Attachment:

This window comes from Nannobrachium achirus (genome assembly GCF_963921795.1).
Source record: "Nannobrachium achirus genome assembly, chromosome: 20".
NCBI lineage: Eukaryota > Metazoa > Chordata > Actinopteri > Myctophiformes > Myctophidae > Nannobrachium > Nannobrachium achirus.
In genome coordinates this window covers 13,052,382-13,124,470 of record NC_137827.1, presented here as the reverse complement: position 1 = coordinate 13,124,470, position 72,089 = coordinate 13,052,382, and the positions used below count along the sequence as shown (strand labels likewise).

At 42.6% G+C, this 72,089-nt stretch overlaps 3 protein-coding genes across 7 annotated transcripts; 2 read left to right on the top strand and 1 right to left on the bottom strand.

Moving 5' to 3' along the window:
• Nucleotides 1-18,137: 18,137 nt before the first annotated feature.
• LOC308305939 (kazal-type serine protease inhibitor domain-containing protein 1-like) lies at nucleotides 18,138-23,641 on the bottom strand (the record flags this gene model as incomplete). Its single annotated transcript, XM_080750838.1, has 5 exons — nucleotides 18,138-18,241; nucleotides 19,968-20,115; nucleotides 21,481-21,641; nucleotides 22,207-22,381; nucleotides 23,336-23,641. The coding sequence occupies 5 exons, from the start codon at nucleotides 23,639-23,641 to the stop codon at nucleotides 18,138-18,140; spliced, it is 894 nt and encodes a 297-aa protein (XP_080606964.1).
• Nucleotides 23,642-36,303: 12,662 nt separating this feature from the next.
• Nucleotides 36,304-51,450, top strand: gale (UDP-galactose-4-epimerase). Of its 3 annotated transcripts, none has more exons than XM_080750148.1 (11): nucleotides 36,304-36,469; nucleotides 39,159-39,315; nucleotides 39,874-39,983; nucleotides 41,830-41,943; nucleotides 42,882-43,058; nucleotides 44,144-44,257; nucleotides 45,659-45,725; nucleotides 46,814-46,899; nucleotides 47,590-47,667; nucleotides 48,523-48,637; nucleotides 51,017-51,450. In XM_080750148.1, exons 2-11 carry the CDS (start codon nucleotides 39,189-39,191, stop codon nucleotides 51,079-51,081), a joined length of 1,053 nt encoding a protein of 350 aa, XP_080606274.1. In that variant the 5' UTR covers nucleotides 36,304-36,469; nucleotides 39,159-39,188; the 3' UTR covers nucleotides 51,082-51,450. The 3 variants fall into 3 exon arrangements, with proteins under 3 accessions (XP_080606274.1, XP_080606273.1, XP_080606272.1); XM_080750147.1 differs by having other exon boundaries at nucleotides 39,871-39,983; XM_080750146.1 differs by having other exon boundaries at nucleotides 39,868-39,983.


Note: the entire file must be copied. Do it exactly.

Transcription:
This window comes from Nannobrachium achirus (genome assembly GCF_963921795.1).
Source record: "Nannobrachium achirus genome assembly, chromosome: 20".
NCBI lineage: Eukaryota > Metazoa > Chordata > Actinopteri > Myctophiformes > Myctophidae > Nannobrachium > Nannobrachium achirus.
In genome coordinates this window covers 13,052,382-13,124,470 of record NC_137827.1, presented here as the reverse complement: position 1 = coordinate 13,124,470, position 72,089 = coordinate 13,052,382, and the positions used below count along the sequence as shown (strand labels likewise).

At 42.6% G+C, this 72,089-nt stretch overlaps 3 protein-coding genes across 7 annotated transcripts; 2 read left to right on the top strand and 1 right to left on the bottom strand.

Moving 5' to 3' along the window:
• Nucleotides 1-18,137: 18,137 nt before the first annotated feature.
• LOC308305939 (kazal-type serine protease inhibitor domain-containing protein 1-like) lies at nucleotides 18,138-23,641 on the bottom strand (the record flags this gene model as incomplete). Its single annotated transcript, XM_080750838.1, has 5 exons — nucleotides 18,138-18,241; nucleotides 19,968-20,115; nucleotides 21,481-21,641; nucleotides 22,207-22,381; nucleotides 23,336-23,641. The coding sequence occupies 5 exons, from the start codon at nucleotides 23,639-23,641 to the stop codon at nucleotides 18,138-18,140; spliced, it is 894 nt and encodes a 297-aa protein (XP_080606964.1).
• Nucleotides 23,642-36,303: 12,662 nt separating this feature from the next.
• Nucleotides 36,304-51,450, top strand: gale (UDP-galactose-4-epimerase). Of its 3 annotated transcripts, none has more exons than XM_080750148.1 (11): nucleotides 36,304-36,469; nucleotides 39,159-39,315; nucleotides 39,874-39,983; nucleotides 41,830-41,943; nucleotides 42,882-43,058; nucleotides 44,144-44,257; nucleotides 45,659-45,725; nucleotides 46,814-46,899; nucleotides 47,590-47,667; nucleotides 48,523-48,637; nucleotides 51,017-51,450. In XM_080750148.1, exons 2-11 carry the CDS (start codon nucleotides 39,189-39,191, stop codon nucleotides 51,079-51,081), a joined length of 1,053 nt encoding a protein of 350 aa, XP_080606274.1. In that variant the 5' UTR covers nucleotides 36,304-36,469; nucleotides 39,159-39,188; the 3' UTR covers nucleotides 51,082-51,450. The 3 variants fall into 3 exon arrangements, with proteins under 3 accessions (XP_080606274.1, XP_080606273.1, XP_080606272.1); XM_080750147.1 differs by having other exon boundaries at nucleotides 39,871-39,983; XM_080750146.1 differs by having other exon boundaries at nucleotides 39,868-39,983.